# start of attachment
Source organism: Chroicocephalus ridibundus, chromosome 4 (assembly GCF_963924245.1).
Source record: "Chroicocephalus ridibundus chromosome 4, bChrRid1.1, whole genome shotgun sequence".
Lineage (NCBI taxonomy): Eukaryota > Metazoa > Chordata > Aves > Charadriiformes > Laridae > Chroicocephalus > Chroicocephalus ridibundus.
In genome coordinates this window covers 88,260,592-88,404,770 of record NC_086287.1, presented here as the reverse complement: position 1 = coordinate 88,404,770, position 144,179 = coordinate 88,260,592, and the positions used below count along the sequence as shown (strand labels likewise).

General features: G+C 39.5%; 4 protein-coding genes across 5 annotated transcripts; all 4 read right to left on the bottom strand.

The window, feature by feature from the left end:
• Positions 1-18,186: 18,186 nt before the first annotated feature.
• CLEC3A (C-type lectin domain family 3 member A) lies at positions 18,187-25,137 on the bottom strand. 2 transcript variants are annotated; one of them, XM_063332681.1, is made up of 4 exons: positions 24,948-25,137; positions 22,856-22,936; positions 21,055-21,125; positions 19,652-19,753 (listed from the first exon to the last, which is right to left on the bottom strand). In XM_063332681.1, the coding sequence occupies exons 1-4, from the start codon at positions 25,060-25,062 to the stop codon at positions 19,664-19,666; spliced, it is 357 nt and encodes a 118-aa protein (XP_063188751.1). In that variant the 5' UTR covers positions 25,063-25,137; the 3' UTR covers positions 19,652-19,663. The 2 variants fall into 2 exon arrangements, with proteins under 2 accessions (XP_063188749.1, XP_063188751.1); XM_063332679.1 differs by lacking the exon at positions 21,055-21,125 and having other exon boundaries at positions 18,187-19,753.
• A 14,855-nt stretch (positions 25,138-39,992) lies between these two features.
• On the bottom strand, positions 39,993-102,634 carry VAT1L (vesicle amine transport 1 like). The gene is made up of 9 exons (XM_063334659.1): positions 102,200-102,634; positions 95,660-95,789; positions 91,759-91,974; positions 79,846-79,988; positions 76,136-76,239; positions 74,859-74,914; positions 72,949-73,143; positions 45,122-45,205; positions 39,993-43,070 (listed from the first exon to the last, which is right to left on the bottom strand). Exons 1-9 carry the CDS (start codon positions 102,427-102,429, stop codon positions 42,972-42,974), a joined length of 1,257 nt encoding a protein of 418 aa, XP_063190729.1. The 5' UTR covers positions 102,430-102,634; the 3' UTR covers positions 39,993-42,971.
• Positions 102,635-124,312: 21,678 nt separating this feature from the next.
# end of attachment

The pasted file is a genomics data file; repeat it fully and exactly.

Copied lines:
Source organism: Chroicocephalus ridibundus, chromosome 4 (assembly GCF_963924245.1).
Source record: "Chroicocephalus ridibundus chromosome 4, bChrRid1.1, whole genome shotgun sequence".
Lineage (NCBI taxonomy): Eukaryota > Metazoa > Chordata > Aves > Charadriiformes > Laridae > Chroicocephalus > Chroicocephalus ridibundus.
In genome coordinates this window covers 88,260,592-88,404,770 of record NC_086287.1, presented here as the reverse complement: position 1 = coordinate 88,404,770, position 144,179 = coordinate 88,260,592, and the positions used below count along the sequence as shown (strand labels likewise).

General features: G+C 39.5%; 4 protein-coding genes across 5 annotated transcripts; all 4 read right to left on the bottom strand.

The window, feature by feature from the left end:
• Positions 1-18,186: 18,186 nt before the first annotated feature.
• CLEC3A (C-type lectin domain family 3 member A) lies at positions 18,187-25,137 on the bottom strand. 2 transcript variants are annotated; one of them, XM_063332681.1, is made up of 4 exons: positions 24,948-25,137; positions 22,856-22,936; positions 21,055-21,125; positions 19,652-19,753 (listed from the first exon to the last, which is right to left on the bottom strand). In XM_063332681.1, the coding sequence occupies exons 1-4, from the start codon at positions 25,060-25,062 to the stop codon at positions 19,664-19,666; spliced, it is 357 nt and encodes a 118-aa protein (XP_063188751.1). In that variant the 5' UTR covers positions 25,063-25,137; the 3' UTR covers positions 19,652-19,663. The 2 variants fall into 2 exon arrangements, with proteins under 2 accessions (XP_063188749.1, XP_063188751.1); XM_063332679.1 differs by lacking the exon at positions 21,055-21,125 and having other exon boundaries at positions 18,187-19,753.
• A 14,855-nt stretch (positions 25,138-39,992) lies between these two features.
• On the bottom strand, positions 39,993-102,634 carry VAT1L (vesicle amine transport 1 like). The gene is made up of 9 exons (XM_063334659.1): positions 102,200-102,634; positions 95,660-95,789; positions 91,759-91,974; positions 79,846-79,988; positions 76,136-76,239; positions 74,859-74,914; positions 72,949-73,143; positions 45,122-45,205; positions 39,993-43,070 (listed from the first exon to the last, which is right to left on the bottom strand). Exons 1-9 carry the CDS (start codon positions 102,427-102,429, stop codon positions 42,972-42,974), a joined length of 1,257 nt encoding a protein of 418 aa, XP_063190729.1. The 5' UTR covers positions 102,430-102,634; the 3' UTR covers positions 39,993-42,971.
• Positions 102,635-124,312: 21,678 nt separating this feature from the next.